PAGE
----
The Internet for Molecular Biologists: A Practical Approachby Clare Sansom
Pub. Date: 04/28/2004
Publisher: Oxford University Press, USA
The last few decades of the twentieth century will be remembered for two technological revolutions that have already had a profound effect on millions of people's lives. Thanks to communication technologies, and particularly the Internet, we now take immediate access to enormous quantities of information for granted. And thanks to "the new biology,"
The last few decades of the twentieth century will be remembered for two technological revolutions that have already had a profound effect on millions of people's lives. Thanks to communication technologies, and particularly the Internet, we now take immediate access to enormous quantities of information for granted. And thanks to "the new biology," building on the genome projects, some scientists are predicting that cures for the majority of known diseases could be readily available within two generations. These two revolutions are inextricably linked: molecular biology depends on the ready availability of data, and that needs computers and the Internet. There are some surprising parallels between developments in the two technologies. For example, the publicly available gene sequence databases, EMBL and GenBank, are doubling in size approximately every eighteen months. According to Moore's Law, which has held since the invention of the silicon chip, eighteen months is also the time frame in which computer power is expected to double.
This book aims to help the practitioners of the second revolution - molecular biologists who are more at home at a laboratory bench than in front of a computer keyboard - to use the technology of the first, the Internet, more effectively. The Internet For Molecular Biologists - A Practical Approach provides a broad introduction to using Internet based computing resources to support research in molecular biology. After surveying the core databases and other online resources, the focus shifts to tools and techniques for exploiting and authoring Internet-distributed information. Later chapters provide detailed examples of how technologies such as molecular visualisation, VRML and XSLT can be applied to biological problems.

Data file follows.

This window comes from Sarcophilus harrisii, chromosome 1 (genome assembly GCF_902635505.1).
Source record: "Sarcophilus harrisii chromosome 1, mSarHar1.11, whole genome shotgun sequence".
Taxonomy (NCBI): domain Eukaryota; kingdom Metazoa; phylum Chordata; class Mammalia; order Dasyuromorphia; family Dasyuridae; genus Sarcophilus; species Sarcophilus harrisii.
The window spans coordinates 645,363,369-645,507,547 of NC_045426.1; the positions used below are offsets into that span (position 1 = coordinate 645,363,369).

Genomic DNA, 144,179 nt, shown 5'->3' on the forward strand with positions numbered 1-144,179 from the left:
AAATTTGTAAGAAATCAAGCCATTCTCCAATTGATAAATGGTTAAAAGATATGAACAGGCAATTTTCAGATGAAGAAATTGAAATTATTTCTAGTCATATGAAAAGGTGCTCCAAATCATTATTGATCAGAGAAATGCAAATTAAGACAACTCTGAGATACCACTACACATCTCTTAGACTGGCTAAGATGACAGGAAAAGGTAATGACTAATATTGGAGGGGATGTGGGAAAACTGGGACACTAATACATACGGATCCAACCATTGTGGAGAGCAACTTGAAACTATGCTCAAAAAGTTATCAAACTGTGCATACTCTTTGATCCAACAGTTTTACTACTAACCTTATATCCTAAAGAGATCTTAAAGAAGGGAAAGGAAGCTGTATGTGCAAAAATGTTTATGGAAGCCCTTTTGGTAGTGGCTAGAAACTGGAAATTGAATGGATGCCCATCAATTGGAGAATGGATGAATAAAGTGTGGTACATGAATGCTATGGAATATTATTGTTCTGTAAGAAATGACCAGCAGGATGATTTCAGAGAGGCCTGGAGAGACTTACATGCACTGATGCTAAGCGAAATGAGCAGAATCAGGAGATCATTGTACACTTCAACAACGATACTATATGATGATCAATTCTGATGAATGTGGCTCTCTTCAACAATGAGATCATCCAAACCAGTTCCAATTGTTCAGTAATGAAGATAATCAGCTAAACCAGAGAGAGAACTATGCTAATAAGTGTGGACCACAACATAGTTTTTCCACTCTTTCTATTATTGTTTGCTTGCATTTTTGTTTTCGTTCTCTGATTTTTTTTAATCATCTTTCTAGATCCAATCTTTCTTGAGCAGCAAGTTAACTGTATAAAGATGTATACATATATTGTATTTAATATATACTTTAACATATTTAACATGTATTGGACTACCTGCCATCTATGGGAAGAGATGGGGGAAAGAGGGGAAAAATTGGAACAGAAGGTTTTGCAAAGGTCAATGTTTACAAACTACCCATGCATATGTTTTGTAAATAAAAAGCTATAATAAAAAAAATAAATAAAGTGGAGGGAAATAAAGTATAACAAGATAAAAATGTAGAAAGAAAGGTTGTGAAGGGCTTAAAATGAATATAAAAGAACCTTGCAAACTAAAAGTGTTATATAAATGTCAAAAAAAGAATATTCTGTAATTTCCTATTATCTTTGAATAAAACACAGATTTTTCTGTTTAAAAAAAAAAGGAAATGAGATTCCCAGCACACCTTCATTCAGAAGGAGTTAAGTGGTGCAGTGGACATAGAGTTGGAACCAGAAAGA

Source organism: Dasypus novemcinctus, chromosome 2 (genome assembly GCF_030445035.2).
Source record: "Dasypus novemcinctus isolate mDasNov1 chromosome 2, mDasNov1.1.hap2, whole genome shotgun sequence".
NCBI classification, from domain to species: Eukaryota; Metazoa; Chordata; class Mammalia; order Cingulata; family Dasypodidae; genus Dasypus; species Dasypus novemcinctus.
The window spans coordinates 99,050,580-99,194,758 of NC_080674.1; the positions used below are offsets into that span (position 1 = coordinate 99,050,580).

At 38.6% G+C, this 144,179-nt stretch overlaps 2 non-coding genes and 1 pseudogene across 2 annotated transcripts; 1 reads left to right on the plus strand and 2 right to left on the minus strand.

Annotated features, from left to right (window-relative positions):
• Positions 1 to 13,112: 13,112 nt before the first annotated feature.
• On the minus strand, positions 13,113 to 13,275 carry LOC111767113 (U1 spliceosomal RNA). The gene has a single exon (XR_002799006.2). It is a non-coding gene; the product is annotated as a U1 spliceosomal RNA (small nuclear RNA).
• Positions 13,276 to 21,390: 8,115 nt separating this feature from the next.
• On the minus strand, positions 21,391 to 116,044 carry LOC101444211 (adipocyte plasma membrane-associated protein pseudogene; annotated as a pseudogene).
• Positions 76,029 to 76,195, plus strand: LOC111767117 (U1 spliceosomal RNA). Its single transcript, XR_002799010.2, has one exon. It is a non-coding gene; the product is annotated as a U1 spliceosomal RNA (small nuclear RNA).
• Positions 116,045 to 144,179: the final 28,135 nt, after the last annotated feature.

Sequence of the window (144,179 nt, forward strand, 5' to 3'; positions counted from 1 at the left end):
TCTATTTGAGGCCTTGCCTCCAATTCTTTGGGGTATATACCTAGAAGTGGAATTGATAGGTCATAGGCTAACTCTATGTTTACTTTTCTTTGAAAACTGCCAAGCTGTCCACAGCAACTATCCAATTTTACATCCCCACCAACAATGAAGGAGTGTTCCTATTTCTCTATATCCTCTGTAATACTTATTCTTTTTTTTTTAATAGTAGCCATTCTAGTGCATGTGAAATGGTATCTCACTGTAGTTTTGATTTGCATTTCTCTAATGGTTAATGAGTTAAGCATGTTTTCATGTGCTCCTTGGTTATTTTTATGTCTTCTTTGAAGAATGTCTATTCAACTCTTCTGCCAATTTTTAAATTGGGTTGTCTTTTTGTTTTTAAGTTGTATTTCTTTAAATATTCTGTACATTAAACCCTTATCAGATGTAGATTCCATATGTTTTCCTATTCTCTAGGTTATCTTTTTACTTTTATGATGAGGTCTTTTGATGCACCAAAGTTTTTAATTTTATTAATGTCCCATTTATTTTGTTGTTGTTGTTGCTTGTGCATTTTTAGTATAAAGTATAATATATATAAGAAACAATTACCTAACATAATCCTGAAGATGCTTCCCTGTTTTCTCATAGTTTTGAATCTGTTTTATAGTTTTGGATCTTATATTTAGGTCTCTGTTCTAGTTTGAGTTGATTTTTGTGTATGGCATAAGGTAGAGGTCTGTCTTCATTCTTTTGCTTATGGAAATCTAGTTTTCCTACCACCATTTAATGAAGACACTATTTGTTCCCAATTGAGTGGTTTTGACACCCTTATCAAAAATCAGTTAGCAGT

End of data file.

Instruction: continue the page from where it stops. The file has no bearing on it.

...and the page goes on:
Table of Contents
1. Bibliographic databases
2. Sequence databases and analysis sites
3. Medical genetic resources in the genome era
4. Agricultural Biotechnology, Carollo
5. Inference and Applications of Molecular Phylogenies: An Introductory Guide, Strimmer and Robertson
6. Internet tools for cell and developmental biologists, Vize
7. Internet Collaboration, Atherton, Gore-Langton, Kondu, Hoon Lau and leifer
8. Laboratory web sites: how to disseminate information, make friends and influence people, Lu and Woodgett
9. Introduction to Macromolecular Visualization, Martz and Driscoll
10. Biological Applications of Virtual Reality, Amon
11. Web scripting for Molecular Biologists: an Introduction to PERL and XML, Horton
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